Levi Strauss & Co., which gave America its first pair of blue jeans, is public for the second time.
The stock, which is listed under the ticker "LEVI," opened for trading on Thursday up 31 percent on very strong demand and recently changed hands at $22.90, up $5.90. The offering priced at $17, above an originally expected range of $14 to $16.
As of late Thursday afternoon, shares popped nearly 33 percent.
In a rare move, the New York Stock Exchange suspended its "no jeans" policy on Thursday to commemorate the event, transforming the floor from suits and ties into a sea of blue denim, with its traders sporting jeans and denim jackets.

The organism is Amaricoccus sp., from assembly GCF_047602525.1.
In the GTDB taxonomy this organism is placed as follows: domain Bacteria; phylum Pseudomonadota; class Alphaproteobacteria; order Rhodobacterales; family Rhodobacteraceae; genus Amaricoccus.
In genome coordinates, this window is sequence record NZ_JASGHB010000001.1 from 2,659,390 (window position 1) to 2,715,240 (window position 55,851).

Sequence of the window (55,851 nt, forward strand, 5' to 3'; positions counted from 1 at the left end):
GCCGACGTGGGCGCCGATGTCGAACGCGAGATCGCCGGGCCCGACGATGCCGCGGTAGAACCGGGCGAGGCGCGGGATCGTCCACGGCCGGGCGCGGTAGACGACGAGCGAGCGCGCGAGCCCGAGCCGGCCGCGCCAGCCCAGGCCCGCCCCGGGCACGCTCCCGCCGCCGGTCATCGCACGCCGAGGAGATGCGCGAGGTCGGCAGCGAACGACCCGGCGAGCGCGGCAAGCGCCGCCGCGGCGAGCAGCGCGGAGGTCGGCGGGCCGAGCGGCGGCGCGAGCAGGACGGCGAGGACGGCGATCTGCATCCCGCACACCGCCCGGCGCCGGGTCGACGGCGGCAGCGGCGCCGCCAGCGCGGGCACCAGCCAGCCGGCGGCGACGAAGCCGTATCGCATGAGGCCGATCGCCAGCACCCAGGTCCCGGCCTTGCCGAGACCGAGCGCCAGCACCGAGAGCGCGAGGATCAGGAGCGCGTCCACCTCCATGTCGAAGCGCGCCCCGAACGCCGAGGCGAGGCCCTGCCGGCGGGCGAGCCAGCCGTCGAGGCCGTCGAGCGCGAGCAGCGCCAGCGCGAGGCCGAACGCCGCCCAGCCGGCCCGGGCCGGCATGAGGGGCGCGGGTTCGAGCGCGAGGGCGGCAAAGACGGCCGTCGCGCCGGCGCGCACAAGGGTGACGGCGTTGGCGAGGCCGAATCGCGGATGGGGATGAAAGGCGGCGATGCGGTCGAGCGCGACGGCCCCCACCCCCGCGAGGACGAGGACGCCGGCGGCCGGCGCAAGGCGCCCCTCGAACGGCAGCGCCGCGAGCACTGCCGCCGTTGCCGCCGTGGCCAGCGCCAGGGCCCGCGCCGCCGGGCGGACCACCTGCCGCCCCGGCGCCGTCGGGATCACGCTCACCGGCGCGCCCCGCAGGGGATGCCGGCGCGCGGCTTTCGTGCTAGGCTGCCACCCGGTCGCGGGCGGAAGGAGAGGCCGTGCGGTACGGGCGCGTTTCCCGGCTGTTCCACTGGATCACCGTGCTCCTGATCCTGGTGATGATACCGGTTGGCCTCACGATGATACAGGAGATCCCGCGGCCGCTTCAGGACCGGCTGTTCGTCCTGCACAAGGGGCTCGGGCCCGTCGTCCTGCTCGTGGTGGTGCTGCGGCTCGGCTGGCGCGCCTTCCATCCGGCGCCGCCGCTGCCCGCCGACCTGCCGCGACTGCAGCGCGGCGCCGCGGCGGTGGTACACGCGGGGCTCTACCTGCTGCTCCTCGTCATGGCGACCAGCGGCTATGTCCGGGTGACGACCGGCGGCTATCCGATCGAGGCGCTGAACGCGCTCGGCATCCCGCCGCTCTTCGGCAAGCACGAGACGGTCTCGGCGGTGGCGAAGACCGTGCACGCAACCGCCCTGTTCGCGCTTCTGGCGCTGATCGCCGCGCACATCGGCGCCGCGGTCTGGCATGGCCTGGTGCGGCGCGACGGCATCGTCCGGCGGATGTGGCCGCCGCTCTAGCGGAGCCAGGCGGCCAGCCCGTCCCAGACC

More than 120 employees from Levi's global offices, including its CEO Chip Bergh outfitted in denim, were on the trading floor. On Wednesday, the NYSE even Tweeted, "Tomorrow we'll be in our 501s."
The 166-year-old company, which owns the Dockers and Denizen brands, previously went public in 1971, but the namesake founder's descendants, the Haas family, took it private again in 1985.
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